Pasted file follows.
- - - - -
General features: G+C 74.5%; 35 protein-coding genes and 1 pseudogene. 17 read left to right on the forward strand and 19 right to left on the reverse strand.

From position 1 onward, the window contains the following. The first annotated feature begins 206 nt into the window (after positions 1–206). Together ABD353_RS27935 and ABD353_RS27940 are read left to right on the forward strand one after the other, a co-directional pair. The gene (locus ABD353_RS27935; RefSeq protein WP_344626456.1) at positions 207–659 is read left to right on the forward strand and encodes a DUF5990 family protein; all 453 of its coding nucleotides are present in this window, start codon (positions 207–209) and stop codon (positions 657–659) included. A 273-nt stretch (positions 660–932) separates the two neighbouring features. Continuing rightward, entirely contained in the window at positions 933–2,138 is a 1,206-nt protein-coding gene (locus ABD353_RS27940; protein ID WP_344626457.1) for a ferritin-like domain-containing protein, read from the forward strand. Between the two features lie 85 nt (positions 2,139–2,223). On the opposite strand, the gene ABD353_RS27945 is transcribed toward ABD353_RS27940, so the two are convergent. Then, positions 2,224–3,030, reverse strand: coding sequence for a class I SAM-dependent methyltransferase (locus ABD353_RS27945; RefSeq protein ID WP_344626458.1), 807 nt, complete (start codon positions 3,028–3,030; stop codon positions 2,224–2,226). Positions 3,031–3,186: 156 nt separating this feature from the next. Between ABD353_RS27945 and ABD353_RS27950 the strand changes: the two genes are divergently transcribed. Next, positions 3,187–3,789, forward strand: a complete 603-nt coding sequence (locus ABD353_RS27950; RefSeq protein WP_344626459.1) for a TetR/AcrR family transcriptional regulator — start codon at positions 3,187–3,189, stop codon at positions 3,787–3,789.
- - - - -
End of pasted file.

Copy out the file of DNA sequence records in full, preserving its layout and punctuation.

General features: G+C 74.5%; 35 protein-coding genes and 1 pseudogene. 17 read left to right on the forward strand and 19 right to left on the reverse strand.

From position 1 onward, the window contains the following. The first annotated feature begins 206 nt into the window (after positions 1–206). Together ABD353_RS27935 and ABD353_RS27940 are read left to right on the forward strand one after the other, a co-directional pair. The gene (locus ABD353_RS27935; RefSeq protein WP_344626456.1) at positions 207–659 is read left to right on the forward strand and encodes a DUF5990 family protein; all 453 of its coding nucleotides are present in this window, start codon (positions 207–209) and stop codon (positions 657–659) included. A 273-nt stretch (positions 660–932) separates the two neighbouring features. Continuing rightward, entirely contained in the window at positions 933–2,138 is a 1,206-nt protein-coding gene (locus ABD353_RS27940; protein ID WP_344626457.1) for a ferritin-like domain-containing protein, read from the forward strand. Between the two features lie 85 nt (positions 2,139–2,223). On the opposite strand, the gene ABD353_RS27945 is transcribed toward ABD353_RS27940, so the two are convergent. Then, positions 2,224–3,030, reverse strand: coding sequence for a class I SAM-dependent methyltransferase (locus ABD353_RS27945; RefSeq protein ID WP_344626458.1), 807 nt, complete (start codon positions 3,028–3,030; stop codon positions 2,224–2,226). Positions 3,031–3,186: 156 nt separating this feature from the next. Between ABD353_RS27945 and ABD353_RS27950 the strand changes: the two genes are divergently transcribed. Next, positions 3,187–3,789, forward strand: a complete 603-nt coding sequence (locus ABD353_RS27950; RefSeq protein WP_344626459.1) for a TetR/AcrR family transcriptional regulator — start codon at positions 3,187–3,189, stop codon at positions 3,787–3,789.